Practically every Web surfer has bookmarks, of course, and power surfers usually have hundreds stuffed into folders within folders. In addition to being handy pointers to useful resources, bookmarks in Mozilla can be used to make the address bar itself a power tool. Searches, lookups, package tracking, and even word definitions can all be retrieved from user-customized bookmarks.
The key to this ability, if you'll pardon the pun, is the ability to add a keyword to any Mozilla bookmark. Under ordinary circumstances, this might be used to reduce typing of a common URL:
http://www.cnn.com/ could be given the keyword
cnn. Once that's done, all it takes to go to the CNN home page would be to type <tt>cnn</tt> into the address bar. Mozilla will automatically expand the keyword to the corresponding bookmarked URL, and load up the site.
That's pretty interesting on its own, but Mozilla takes it a step further by allowing the user to define an "entry point" for added information. For example, a keyworded bookmark could be set up so that a user could type <tt>google spam and eggs</tt> and thereby trigger a Google search for the words "spam and eggs."
Because these tools require bookmarks with specific keywords in order to work, they will be referred to hereafter as keymarks, as distinct from regular bookmarks.
We're going to pick a relatively easy example to illustrate this process: a keymark that will let the user jump straight to a specific Bugzilla entry by entering its number. The quickest way to start is to simply look up any random bug in the Bugzilla system-- the actual number doesn't matter. See Figure 1 for an example.
To file this bookmark open the "Bookmarks" menu in the browser and select "Add Bookmark," or by of use the keyboard equivalent (e.g., <tt>cmd-D</tt> on Macintosh). This will add a bookmark of the current page to the list of bookmarks. You can also file the bookmark into a folder by using the "File Bookmark..." menu option.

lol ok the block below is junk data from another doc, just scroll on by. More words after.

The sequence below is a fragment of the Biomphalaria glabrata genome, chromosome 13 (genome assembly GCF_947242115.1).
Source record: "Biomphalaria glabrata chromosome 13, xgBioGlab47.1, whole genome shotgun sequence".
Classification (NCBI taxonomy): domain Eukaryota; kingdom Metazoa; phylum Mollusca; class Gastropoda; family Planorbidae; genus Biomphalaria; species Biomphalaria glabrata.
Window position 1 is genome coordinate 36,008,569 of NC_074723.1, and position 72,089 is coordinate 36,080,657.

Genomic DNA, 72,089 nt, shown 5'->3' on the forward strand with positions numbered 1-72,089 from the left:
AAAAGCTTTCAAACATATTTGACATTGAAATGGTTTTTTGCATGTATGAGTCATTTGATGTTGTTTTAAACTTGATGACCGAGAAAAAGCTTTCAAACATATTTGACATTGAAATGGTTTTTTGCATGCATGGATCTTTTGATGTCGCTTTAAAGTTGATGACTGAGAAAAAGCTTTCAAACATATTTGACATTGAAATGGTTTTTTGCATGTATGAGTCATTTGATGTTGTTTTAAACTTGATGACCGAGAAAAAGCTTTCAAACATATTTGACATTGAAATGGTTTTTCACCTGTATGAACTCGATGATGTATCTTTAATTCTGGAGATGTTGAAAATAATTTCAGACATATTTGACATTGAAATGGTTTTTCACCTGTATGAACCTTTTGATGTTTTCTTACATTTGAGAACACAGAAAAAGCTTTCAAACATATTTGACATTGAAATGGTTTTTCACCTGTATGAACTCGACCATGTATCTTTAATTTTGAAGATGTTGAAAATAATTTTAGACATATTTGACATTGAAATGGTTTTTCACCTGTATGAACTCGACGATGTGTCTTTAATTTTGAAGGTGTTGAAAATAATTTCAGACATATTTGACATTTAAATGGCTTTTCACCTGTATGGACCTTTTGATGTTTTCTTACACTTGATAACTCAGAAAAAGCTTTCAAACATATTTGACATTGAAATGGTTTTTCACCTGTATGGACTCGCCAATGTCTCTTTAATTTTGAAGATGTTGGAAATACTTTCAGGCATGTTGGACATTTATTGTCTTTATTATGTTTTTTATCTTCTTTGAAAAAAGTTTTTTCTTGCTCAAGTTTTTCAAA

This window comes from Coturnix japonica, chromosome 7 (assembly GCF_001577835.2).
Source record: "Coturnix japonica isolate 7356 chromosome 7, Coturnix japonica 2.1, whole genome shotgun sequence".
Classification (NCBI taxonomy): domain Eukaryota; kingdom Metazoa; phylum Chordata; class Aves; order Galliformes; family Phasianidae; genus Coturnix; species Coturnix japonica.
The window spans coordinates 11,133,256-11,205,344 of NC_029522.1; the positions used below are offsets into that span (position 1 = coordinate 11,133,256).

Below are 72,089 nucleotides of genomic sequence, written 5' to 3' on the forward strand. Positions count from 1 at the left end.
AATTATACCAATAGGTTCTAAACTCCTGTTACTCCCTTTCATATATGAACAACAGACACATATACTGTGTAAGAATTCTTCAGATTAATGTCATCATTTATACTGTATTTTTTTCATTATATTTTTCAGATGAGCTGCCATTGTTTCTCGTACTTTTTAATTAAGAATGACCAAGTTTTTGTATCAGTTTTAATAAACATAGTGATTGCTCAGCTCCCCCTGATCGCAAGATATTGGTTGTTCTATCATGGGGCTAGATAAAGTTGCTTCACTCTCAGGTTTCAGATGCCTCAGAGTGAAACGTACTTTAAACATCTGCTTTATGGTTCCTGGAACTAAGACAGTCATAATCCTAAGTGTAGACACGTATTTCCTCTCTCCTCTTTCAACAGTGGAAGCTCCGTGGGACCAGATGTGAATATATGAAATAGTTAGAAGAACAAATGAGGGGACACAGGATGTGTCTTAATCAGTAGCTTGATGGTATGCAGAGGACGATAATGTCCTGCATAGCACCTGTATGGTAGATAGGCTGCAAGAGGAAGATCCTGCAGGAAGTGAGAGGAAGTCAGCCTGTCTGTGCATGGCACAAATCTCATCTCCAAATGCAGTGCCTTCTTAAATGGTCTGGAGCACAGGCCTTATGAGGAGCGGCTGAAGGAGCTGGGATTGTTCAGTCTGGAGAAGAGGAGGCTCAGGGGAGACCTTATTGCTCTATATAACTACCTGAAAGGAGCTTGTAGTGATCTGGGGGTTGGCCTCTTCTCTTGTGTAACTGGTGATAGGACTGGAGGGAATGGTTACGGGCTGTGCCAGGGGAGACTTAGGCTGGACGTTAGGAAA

To open the Bookmark manager go to "bookmarks" menu and select the "Manage Bookmarks" option. This will open up the Bookmark manager. In Figure 2, we can see the bookmark has been filed into a folder called "Widgets." You can create a folder with another name, or not put your keymarks into a folder at all.
To alter the properties of the bookmark, highlight the bookmark and select the "Properties..." button at the top of the Bookmark manager. This will open up a dialog box that will let you edit the properties of the bookmark.
The original title of the bookmark won't apply. You can name the bookmark whatever you want, but it's often handy to make the title very similar to the keyword you plan to use. That way, if you ever forget the keyword you've assigned to a bookmark, you only have to glance at the bookmark's title to remember the keyword. However, the two should not be a case-sensitive match-- that is, if your keyword is
av, then your title should be "Av" or "AV" or anything besides "av." (See Bugzilla entry 119201 for details.) Since this bookmark is intended to look up Bugzilla entries, we'll call it "BZ," as shown in Figure 3.